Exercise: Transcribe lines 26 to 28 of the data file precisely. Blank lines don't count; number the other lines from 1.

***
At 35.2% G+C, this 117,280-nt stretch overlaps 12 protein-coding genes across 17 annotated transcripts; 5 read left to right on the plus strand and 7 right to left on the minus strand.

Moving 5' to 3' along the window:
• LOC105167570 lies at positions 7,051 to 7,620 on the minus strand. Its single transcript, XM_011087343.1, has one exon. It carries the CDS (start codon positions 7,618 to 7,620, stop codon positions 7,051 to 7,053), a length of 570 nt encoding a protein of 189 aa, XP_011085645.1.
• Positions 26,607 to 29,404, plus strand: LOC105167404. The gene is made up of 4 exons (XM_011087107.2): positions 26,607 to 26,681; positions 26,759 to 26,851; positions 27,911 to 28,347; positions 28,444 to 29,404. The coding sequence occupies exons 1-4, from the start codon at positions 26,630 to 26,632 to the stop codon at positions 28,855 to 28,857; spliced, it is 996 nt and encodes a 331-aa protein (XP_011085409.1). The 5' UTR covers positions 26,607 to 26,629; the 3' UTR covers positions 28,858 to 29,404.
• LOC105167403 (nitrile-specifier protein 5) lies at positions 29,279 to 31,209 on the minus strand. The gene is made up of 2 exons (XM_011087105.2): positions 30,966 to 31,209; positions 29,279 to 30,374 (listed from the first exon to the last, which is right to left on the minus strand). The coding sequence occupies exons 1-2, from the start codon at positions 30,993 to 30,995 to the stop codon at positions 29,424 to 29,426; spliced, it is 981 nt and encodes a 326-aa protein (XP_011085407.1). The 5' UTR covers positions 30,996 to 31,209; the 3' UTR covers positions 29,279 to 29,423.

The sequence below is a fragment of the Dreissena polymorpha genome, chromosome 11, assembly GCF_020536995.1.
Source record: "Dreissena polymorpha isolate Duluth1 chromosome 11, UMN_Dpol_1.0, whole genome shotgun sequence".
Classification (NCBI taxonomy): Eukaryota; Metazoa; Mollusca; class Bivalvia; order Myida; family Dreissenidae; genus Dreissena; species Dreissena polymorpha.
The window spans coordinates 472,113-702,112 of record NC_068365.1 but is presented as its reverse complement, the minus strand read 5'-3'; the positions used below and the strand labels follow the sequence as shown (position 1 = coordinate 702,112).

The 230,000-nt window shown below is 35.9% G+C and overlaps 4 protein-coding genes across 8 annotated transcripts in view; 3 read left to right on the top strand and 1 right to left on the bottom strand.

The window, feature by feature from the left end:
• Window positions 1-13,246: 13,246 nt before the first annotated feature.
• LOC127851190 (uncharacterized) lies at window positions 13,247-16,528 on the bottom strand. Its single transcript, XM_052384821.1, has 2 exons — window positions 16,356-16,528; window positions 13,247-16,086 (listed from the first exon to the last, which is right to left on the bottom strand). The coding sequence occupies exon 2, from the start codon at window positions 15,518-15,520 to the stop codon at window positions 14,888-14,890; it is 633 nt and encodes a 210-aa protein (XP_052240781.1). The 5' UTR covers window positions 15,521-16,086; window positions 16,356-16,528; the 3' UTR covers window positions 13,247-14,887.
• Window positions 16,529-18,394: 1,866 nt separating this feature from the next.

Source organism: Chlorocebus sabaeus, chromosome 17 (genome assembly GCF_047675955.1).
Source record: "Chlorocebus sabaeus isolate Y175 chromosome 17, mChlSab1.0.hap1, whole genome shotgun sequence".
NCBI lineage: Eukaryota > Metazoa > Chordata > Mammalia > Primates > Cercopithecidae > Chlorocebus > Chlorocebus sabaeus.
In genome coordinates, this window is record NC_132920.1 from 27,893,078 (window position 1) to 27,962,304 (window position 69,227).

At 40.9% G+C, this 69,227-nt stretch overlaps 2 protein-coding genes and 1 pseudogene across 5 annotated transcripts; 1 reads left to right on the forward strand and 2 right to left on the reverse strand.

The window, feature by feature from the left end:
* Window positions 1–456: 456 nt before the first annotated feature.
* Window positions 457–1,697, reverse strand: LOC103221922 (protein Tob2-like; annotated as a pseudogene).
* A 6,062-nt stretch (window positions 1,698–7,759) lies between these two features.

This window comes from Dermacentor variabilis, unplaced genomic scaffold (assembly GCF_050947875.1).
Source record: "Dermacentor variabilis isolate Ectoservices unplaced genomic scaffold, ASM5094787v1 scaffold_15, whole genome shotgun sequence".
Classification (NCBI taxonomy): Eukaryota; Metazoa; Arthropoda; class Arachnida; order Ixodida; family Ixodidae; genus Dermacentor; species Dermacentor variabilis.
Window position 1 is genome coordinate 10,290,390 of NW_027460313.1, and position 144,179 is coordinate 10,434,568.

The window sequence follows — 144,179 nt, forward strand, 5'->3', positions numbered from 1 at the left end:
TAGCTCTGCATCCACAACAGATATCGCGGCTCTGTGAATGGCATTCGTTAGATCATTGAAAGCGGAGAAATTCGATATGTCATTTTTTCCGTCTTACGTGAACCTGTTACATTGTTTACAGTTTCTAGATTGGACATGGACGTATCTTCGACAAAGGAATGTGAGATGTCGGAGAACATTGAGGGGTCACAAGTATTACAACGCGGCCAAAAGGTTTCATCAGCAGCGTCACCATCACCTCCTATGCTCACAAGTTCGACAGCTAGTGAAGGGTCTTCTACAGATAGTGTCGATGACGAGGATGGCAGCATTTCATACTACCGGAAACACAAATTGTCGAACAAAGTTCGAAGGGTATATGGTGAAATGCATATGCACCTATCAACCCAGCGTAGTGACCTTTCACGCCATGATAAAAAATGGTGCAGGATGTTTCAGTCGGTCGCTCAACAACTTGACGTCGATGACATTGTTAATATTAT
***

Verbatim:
Classification (NCBI taxonomy): Eukaryota; Metazoa; Arthropoda; class Arachnida; order Ixodida; family Ixodidae; genus Dermacentor; species Dermacentor variabilis.
Window position 1 is genome coordinate 10,290,390 of NW_027460313.1, and position 144,179 is coordinate 10,434,568.

The window sequence follows — 144,179 nt, forward strand, 5'->3', positions numbered from 1 at the left end: